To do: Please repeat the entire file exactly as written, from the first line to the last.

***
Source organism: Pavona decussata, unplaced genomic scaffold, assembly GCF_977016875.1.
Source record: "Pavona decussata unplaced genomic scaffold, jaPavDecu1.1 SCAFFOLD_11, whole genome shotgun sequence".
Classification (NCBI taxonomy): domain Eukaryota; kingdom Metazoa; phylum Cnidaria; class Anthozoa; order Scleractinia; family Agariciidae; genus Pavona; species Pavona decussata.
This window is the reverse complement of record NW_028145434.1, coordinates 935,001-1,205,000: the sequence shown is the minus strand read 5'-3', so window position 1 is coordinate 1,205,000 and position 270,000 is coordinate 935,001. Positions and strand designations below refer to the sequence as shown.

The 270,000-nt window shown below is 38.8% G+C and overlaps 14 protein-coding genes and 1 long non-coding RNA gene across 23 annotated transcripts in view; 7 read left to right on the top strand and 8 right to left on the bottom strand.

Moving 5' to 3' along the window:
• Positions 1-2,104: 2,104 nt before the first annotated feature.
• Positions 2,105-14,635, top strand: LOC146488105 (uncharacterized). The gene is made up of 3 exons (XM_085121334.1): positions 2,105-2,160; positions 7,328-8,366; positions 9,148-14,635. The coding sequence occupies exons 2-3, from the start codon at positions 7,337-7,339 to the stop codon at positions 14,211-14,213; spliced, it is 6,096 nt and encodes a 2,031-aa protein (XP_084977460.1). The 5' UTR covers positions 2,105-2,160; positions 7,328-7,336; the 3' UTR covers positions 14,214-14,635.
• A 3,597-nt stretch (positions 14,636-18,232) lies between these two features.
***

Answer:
Source organism: Pavona decussata, unplaced genomic scaffold, assembly GCF_977016875.1.
Source record: "Pavona decussata unplaced genomic scaffold, jaPavDecu1.1 SCAFFOLD_11, whole genome shotgun sequence".
Classification (NCBI taxonomy): domain Eukaryota; kingdom Metazoa; phylum Cnidaria; class Anthozoa; order Scleractinia; family Agariciidae; genus Pavona; species Pavona decussata.
This window is the reverse complement of record NW_028145434.1, coordinates 935,001-1,205,000: the sequence shown is the minus strand read 5'-3', so window position 1 is coordinate 1,205,000 and position 270,000 is coordinate 935,001. Positions and strand designations below refer to the sequence as shown.

The 270,000-nt window shown below is 38.8% G+C and overlaps 14 protein-coding genes and 1 long non-coding RNA gene across 23 annotated transcripts in view; 7 read left to right on the top strand and 8 right to left on the bottom strand.

Moving 5' to 3' along the window:
• Positions 1-2,104: 2,104 nt before the first annotated feature.
• Positions 2,105-14,635, top strand: LOC146488105 (uncharacterized). The gene is made up of 3 exons (XM_085121334.1): positions 2,105-2,160; positions 7,328-8,366; positions 9,148-14,635. The coding sequence occupies exons 2-3, from the start codon at positions 7,337-7,339 to the stop codon at positions 14,211-14,213; spliced, it is 6,096 nt and encodes a 2,031-aa protein (XP_084977460.1). The 5' UTR covers positions 2,105-2,160; positions 7,328-7,336; the 3' UTR covers positions 14,214-14,635.
• A 3,597-nt stretch (positions 14,636-18,232) lies between these two features.